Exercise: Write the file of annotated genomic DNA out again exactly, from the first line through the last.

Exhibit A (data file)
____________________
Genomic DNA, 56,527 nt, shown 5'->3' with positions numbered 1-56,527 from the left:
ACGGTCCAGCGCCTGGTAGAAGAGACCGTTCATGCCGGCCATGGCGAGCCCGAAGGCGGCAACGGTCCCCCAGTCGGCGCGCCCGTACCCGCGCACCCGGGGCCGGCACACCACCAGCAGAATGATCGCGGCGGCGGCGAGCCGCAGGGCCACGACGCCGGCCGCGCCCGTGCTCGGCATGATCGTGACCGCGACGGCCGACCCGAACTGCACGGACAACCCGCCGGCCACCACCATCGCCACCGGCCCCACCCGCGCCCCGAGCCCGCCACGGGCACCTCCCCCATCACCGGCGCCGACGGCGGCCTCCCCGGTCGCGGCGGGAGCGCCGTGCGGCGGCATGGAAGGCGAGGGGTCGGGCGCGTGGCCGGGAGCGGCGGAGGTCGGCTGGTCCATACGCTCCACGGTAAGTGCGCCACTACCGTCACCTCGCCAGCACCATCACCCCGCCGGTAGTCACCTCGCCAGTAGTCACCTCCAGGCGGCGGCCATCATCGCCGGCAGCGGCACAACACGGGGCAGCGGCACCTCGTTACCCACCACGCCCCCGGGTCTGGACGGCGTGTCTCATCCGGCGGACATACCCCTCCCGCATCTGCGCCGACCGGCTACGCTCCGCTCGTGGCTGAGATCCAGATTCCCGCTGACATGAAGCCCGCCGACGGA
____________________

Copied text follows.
Genomic DNA, 56,527 nt, shown 5'->3' with positions numbered 1-56,527 from the left:
ACGGTCCAGCGCCTGGTAGAAGAGACCGTTCATGCCGGCCATGGCGAGCCCGAAGGCGGCAACGGTCCCCCAGTCGGCGCGCCCGTACCCGCGCACCCGGGGCCGGCACACCACCAGCAGAATGATCGCGGCGGCGGCGAGCCGCAGGGCCACGACGCCGGCCGCGCCCGTGCTCGGCATGATCGTGACCGCGACGGCCGACCCGAACTGCACGGACAACCCGCCGGCCACCACCATCGCCACCGGCCCCACCCGCGCCCCGAGCCCGCCACGGGCACCTCCCCCATCACCGGCGCCGACGGCGGCCTCCCCGGTCGCGGCGGGAGCGCCGTGCGGCGGCATGGAAGGCGAGGGGTCGGGCGCGTGGCCGGGAGCGGCGGAGGTCGGCTGGTCCATACGCTCCACGGTAAGTGCGCCACTACCGTCACCTCGCCAGCACCATCACCCCGCCGGTAGTCACCTCGCCAGTAGTCACCTCCAGGCGGCGGCCATCATCGCCGGCAGCGGCACAACACGGGGCAGCGGCACCTCGTTACCCACCACGCCCCCGGGTCTGGACGGCGTGTCTCATCCGGCGGACATACCCCTCCCGCATCTGCGCCGACCGGCTACGCTCCGCTCGTGGCTGAGATCCAGATTCCCGCTGACATGAAGCCCGCCGACGGA